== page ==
"It’s true to say that the vast majority of children, whilst at different levels of risk, will not come to harm. But what can we as parents do to give ourselves a level of assurance that our children are safe and know what to do if they get into an unfamiliar situation, or one that makes them feel uncomfortable?" Alan MacKenzie gives some practical advice.
"Until adults move on from the dismissive and patronising position of ‘the online world isn’t real or valid’ we will continue to fail in the quality of the support we offer our children."
Simon Finch suggests a much more useful approach.
Being safe on the internet is vital. If you’re concerned about being safe on the internet or just want a few ideas of how to be safe you have come to the right place!
Before the half-term break in the UK we had Safer Internet Day. A special edition of my ezine, Digital Education, was published, containing a range of articles about e-safety. Four of those will be published next week on this blog. There are articles of use to parents, teachers and students. Here is the list of articles, and when they will appear.
Can using a computer be injurious to one's health? If you're trying to book a particular rail journey via a particular website in the UK, the answer is a resounding "Yes", according to this article I wrote in February 2008.
Every so often there comes along a new daft idea (or a newly-packaged old idea that has been mangled out of recognition (and thereby rendered useless) so that its “inventor” can be designated as a guru. Me? Cynical? Never!) One of the more unfortunate manifestations of this phenomenon was the three part lesson. It sounds good and logical, but then the thing that usually happens happened: Ofsted started insisting on it, and Headteachers demanded to witness it in every lesson. Woe betide the brilliant but hapless teacher whose lesson plans failed to include the three parts.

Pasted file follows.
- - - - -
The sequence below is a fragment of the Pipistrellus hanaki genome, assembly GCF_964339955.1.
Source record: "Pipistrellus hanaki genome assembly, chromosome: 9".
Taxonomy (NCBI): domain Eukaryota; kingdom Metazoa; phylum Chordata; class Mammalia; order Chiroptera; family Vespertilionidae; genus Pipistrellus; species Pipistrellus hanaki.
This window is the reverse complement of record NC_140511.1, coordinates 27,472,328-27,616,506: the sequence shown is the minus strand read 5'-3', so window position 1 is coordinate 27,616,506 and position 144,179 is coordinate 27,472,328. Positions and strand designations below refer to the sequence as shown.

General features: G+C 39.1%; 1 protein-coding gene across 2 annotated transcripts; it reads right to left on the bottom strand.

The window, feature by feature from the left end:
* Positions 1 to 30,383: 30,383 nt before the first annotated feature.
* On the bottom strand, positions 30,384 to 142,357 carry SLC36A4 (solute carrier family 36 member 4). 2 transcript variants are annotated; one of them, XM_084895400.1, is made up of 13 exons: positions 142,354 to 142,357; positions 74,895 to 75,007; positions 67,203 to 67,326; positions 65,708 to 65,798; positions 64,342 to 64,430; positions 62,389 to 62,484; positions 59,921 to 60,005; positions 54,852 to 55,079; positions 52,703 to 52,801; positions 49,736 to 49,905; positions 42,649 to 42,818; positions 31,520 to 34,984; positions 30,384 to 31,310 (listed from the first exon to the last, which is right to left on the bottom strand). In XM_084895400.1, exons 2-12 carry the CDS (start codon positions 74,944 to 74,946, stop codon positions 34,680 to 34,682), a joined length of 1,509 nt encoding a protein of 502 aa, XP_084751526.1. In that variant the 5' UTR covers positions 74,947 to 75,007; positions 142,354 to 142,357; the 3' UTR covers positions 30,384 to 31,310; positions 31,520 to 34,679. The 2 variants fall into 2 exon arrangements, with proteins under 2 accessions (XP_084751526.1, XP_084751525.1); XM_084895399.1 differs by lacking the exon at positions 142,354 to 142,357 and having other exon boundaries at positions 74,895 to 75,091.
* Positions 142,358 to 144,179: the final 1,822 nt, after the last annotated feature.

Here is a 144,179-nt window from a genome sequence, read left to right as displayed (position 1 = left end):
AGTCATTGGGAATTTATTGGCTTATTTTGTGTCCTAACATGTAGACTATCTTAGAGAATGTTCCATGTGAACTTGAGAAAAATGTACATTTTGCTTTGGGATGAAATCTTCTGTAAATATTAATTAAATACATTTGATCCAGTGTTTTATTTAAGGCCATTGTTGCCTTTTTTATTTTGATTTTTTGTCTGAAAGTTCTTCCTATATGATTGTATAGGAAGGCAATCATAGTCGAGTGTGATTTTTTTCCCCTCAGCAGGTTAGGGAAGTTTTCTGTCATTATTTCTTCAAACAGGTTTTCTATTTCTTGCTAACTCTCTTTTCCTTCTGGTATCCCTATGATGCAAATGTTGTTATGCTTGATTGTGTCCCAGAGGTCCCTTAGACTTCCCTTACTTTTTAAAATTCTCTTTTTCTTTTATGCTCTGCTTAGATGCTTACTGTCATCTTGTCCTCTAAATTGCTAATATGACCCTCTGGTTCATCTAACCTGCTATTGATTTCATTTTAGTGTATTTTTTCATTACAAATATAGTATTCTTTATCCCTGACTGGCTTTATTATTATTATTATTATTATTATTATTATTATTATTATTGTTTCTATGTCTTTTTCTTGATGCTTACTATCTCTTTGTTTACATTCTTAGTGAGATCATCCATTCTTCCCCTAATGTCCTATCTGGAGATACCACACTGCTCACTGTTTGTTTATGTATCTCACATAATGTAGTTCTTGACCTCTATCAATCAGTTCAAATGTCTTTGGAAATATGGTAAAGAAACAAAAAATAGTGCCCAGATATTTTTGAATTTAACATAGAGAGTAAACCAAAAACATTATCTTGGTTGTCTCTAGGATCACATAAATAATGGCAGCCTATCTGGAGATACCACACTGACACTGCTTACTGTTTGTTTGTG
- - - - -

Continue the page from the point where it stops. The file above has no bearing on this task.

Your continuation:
"Erm, tell me, Terry. How do you actually earn money?" This is a question that I am constantly asked because, I think, I don't do a lot of self-promotion as far as drumming up work is concerned. I've tended to rely on word of mouth referrals, but in order to pre-empt the question I quoted at the start of this paragraph, and because I think I ought to be a bit more overt in my approach, I thought I'd write some articles about what I do for a living.
I came across the eCadets scheme recently, and mentioned it in the special e-safety edition of Digital Education. I thought it sounded very interesting. With schools looking for more sustainable eSafety solutions I caught up with the co-founder of the innovative eCadet scheme, Henry Platten, to find out how to create a lasting eSafety legacy in your school. Ever come across those schools where the e-safety “policy” consists of a Local Authority template with the blanks filled in with the school’s name, and stuck in the bottom of a filing cabinet in the headteacher’s office? Well, the e-Cadets scheme aims to change all that by giving the children themselves responsibility.
Now that the new Computing curriculum in England has been running for nearly a term, it's a great time to stand back and take stock. Actually, I recommend doing that even if you are not in England and/or have not needed to change anything. Here's a list of 5 questions you might care to ask yourself: